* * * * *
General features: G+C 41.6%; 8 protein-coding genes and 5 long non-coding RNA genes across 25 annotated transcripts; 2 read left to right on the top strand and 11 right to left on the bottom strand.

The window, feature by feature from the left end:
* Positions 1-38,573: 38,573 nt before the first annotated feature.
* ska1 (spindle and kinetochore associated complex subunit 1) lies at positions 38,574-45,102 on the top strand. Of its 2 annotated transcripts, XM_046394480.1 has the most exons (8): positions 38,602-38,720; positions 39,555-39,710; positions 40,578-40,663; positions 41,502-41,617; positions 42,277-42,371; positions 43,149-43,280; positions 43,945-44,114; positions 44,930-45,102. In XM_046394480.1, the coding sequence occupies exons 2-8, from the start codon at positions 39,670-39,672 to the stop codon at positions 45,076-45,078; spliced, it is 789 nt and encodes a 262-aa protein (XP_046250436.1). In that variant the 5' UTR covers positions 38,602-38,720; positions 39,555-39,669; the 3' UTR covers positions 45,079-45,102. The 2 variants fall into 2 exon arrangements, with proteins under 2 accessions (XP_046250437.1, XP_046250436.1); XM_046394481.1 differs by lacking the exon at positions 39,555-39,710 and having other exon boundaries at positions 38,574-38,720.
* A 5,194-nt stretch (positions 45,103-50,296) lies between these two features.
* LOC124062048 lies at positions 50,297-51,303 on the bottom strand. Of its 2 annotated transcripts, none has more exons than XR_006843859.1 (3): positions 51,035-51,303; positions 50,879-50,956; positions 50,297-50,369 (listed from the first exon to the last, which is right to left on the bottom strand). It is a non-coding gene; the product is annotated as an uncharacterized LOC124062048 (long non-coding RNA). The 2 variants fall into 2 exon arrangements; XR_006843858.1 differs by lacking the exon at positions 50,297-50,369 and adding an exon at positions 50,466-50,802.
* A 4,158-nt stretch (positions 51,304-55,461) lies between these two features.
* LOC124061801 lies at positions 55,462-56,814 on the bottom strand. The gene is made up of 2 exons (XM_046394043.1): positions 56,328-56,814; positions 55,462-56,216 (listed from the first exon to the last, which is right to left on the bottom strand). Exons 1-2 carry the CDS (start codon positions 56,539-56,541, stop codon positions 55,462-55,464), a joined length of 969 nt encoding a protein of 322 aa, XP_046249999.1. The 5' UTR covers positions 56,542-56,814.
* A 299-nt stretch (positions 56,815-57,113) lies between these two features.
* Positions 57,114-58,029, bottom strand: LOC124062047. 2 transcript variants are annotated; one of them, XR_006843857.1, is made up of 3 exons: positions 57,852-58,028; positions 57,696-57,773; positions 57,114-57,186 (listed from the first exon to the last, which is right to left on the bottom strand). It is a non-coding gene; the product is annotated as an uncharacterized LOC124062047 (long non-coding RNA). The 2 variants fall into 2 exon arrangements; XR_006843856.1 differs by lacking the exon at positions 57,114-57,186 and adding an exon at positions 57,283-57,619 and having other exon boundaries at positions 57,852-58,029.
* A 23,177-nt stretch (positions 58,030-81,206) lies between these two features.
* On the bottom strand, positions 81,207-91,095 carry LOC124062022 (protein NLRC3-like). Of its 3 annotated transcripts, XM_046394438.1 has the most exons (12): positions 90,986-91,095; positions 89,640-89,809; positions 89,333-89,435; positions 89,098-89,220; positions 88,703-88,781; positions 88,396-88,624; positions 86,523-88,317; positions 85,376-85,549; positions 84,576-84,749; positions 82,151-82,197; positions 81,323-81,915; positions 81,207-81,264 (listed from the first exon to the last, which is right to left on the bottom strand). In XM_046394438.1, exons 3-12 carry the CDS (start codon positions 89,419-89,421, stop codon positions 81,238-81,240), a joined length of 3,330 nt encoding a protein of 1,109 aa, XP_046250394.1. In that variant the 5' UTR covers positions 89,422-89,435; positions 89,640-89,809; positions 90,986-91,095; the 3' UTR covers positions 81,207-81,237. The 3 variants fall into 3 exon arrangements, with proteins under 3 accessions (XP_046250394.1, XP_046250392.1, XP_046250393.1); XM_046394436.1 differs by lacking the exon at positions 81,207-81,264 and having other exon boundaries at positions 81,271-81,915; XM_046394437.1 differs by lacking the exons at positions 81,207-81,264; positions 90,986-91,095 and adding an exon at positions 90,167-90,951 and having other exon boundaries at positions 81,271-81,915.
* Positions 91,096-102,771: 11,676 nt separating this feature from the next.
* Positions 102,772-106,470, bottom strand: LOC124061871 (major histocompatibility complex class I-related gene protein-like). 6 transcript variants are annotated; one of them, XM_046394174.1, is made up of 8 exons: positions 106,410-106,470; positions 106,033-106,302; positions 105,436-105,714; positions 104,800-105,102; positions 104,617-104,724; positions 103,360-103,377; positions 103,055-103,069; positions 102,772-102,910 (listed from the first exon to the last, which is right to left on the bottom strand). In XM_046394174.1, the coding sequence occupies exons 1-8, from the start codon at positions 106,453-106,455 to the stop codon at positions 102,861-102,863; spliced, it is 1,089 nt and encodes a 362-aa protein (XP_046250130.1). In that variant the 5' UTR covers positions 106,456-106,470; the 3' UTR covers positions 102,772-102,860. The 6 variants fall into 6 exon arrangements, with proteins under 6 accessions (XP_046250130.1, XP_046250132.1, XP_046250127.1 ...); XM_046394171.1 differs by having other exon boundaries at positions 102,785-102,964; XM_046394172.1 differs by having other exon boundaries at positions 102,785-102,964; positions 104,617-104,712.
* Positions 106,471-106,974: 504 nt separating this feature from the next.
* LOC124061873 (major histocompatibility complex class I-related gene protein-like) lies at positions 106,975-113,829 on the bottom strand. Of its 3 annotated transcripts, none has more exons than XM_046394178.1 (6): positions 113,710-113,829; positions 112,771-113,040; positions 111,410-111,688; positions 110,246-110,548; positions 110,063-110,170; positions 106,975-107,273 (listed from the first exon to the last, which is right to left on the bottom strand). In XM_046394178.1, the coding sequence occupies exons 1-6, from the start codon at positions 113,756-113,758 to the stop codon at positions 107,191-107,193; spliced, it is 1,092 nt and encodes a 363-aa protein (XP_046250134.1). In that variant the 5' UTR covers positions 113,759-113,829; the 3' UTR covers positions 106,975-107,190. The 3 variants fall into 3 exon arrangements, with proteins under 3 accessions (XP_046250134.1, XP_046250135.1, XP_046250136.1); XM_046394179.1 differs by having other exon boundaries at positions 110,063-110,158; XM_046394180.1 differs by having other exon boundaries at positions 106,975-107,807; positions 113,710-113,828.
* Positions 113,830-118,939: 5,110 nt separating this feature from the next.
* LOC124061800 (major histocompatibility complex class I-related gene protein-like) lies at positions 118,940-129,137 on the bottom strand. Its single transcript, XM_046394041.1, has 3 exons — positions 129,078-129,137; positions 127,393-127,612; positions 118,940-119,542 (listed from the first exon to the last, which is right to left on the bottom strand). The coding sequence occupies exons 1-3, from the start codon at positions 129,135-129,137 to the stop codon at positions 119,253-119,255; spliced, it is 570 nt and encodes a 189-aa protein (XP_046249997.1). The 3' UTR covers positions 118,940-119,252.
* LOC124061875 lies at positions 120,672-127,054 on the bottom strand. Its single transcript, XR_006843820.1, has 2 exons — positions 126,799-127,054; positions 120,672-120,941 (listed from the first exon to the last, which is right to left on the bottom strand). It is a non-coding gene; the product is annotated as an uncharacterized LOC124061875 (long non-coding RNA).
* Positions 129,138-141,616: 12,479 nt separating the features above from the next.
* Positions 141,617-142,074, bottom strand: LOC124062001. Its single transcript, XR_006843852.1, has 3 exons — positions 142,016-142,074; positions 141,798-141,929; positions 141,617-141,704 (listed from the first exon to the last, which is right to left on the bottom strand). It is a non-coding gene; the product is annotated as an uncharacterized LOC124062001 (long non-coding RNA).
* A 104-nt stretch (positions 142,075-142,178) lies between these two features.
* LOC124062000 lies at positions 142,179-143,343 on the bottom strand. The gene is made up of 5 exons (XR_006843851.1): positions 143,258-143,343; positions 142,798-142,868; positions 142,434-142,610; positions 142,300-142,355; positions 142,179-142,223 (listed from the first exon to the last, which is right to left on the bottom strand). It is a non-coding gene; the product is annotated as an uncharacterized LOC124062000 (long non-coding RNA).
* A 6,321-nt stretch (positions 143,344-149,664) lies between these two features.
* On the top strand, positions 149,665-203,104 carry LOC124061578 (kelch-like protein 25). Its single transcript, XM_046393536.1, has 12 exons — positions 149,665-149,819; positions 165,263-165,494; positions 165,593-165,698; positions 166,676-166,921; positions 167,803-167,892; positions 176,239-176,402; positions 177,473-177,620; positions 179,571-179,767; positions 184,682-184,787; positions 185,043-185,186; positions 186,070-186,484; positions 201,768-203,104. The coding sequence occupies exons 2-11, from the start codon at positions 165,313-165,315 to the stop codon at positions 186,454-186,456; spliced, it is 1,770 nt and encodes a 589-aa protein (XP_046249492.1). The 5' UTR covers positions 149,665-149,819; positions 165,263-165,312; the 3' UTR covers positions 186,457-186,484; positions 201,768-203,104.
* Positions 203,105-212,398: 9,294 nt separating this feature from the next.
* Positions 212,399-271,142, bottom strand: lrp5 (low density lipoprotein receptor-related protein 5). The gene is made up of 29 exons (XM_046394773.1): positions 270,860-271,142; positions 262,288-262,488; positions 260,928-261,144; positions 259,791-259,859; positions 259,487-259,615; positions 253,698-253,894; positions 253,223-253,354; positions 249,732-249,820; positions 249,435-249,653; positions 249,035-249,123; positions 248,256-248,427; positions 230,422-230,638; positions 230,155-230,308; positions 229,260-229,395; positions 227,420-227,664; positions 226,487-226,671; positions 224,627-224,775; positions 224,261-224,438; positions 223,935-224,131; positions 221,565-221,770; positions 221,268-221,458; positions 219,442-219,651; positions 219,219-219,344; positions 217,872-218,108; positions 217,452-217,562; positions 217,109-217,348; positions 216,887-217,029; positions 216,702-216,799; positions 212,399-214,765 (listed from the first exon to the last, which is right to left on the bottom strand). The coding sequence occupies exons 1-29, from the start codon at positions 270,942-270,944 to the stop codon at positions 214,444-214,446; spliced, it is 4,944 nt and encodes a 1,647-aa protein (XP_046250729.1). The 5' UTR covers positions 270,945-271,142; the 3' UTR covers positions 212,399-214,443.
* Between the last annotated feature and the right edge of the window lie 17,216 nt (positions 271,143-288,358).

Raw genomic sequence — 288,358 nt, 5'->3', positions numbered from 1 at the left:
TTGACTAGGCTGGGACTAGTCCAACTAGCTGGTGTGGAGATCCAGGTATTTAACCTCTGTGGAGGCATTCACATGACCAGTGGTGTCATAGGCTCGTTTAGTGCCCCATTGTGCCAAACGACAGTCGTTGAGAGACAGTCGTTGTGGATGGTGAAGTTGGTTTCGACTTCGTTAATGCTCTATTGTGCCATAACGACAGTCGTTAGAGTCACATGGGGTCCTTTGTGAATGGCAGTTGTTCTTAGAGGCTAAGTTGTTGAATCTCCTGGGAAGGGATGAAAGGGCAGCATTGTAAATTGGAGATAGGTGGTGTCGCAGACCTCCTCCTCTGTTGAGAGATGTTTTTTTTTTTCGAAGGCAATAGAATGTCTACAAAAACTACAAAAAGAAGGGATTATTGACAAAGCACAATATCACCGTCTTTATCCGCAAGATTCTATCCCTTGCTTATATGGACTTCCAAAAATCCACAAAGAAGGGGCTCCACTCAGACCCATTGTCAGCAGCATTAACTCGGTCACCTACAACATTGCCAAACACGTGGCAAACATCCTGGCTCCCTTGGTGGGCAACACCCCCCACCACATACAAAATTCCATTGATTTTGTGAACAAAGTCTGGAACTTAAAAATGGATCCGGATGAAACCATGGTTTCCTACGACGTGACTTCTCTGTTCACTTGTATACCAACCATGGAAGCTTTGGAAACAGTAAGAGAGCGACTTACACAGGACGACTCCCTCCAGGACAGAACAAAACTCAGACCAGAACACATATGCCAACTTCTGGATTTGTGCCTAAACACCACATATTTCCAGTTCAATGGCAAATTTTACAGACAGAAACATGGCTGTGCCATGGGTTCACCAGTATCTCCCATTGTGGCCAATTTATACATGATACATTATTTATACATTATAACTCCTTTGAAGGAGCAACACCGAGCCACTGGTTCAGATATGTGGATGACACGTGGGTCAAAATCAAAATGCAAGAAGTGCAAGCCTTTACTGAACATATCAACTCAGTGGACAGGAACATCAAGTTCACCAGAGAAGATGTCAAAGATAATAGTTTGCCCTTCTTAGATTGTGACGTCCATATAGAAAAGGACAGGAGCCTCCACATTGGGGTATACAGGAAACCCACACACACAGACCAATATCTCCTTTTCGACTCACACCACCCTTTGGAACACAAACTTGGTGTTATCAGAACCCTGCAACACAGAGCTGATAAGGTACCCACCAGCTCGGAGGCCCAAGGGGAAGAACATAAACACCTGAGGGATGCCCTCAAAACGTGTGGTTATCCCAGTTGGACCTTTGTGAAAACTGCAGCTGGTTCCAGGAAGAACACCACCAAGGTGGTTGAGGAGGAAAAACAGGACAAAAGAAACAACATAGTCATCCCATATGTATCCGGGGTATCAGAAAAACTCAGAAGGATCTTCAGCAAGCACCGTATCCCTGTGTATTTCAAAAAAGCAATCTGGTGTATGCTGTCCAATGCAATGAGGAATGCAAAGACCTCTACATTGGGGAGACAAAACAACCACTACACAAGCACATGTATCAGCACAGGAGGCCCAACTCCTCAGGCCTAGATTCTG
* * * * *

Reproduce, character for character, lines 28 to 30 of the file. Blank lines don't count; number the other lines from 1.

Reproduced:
* Between the last annotated feature and the right edge of the window lie 17,216 nt (positions 271,143-288,358).

Raw genomic sequence — 288,358 nt, 5'->3', positions numbered from 1 at the left:
TTGACTAGGCTGGGACTAGTCCAACTAGCTGGTGTGGAGATCCAGGTATTTAACCTCTGTGGAGGCATTCACATGACCAGTGGTGTCATAGGCTCGTTTAGTGCCCCATTGTGCCAAACGACAGTCGTTGAGAGACAGTCGTTGTGGATGGTGAAGTTGGTTTCGACTTCGTTAATGCTCTATTGTGCCATAACGACAGTCGTTAGAGTCACATGGGGTCCTTTGTGAATGGCAGTTGTTCTTAGAGGCTAAGTTGTTGAATCTCCTGGGAAGGGATGAAAGGGCAGCATTGTAAATTGGAGATAGGTGGTGTCGCAGACCTCCTCCTCTGTTGAGAGATGTTTTTTTTTTTCGAAGGCAATAGAATGTCTACAAAAACTACAAAAAGAAGGGATTATTGACAAAGCACAATATCACCGTCTTTATCCGCAAGATTCTATCCCTTGCTTATATGGACTTCCAAAAATCCACAAAGAAGGGGCTCCACTCAGACCCATTGTCAGCAGCATTAACTCGGTCACCTACAACATTGCCAAACACGTGGCAAACATCCTGGCTCCCTTGGTGGGCAACACCCCCCACCACATACAAAATTCCATTGATTTTGTGAACAAAGTCTGGAACTTAAAAATGGATCCGGATGAAACCATGGTTTCCTACGACGTGACTTCTCTGTTCACTTGTATACCAACCATGGAAGCTTTGGAAACAGTAAGAGAGCGACTTACACAGGACGACTCCCTCCAGGACAGAACAAAACTCAGACCAGAACACATATGCCAACTTCTGGATTTGTGCCTAAACACCACATATTTCCAGTTCAATGGCAAATTTTACAGACAGAAACATGGCTGTGCCATGGGTTCACCAGTATCTCCCATTGTGGCCAATTTATACATGATACATTATTTATACATTATAACTCCTTTGAAGGAGCAACACCGAGCCACTGGTTCAGATATGTGGATGACACGTGGGTCAAAATCAAAATGCAAGAAGTGCAAGCCTTTACTGAACATATCAACTCAGTGGACAGGAACATCAAGTTCACCAGAGAAGATGTCAAAGATAATAGTTTGCCCTTCTTAGATTGTGACGTCCATATAGAAAAGGACAGGAGCCTCCACATTGGGGTATACAGGAAACCCACACACACAGACCAATATCTCCTTTTCGACTCACACCACCCTTTGGAACACAAACTTGGTGTTATCAGAACCCTGCAACACAGAGCTGATAAGGTACCCACCAGCTCGGAGGCCCAAGGGGAAGAACATAAACACCTGAGGGATGCCCTCAAAACGTGTGGTTATCCCAGTTGGACCTTTGTGAAAACTGCAGCTGGTTCCAGGAAGAACACCACCAAGGTGGTTGAGGAGGAAAAACAGGACAAAAGAAACAACATAGTCATCCCATATGTATCCGGGGTATCAGAAAAACTCAGAAGGATCTTCAGCAAGCACCGTATCCCTGTGTATTTCAAAAAAGCAATCTGGTGTATGCTGTCCAATGCAATGAGGAATGCAAAGACCTCTACATTGGGGAGACAAAACAACCACTACACAAGCACATGTATCAGCACAGGAGGCCCAACTCCTCAGGCCTAGATTCTG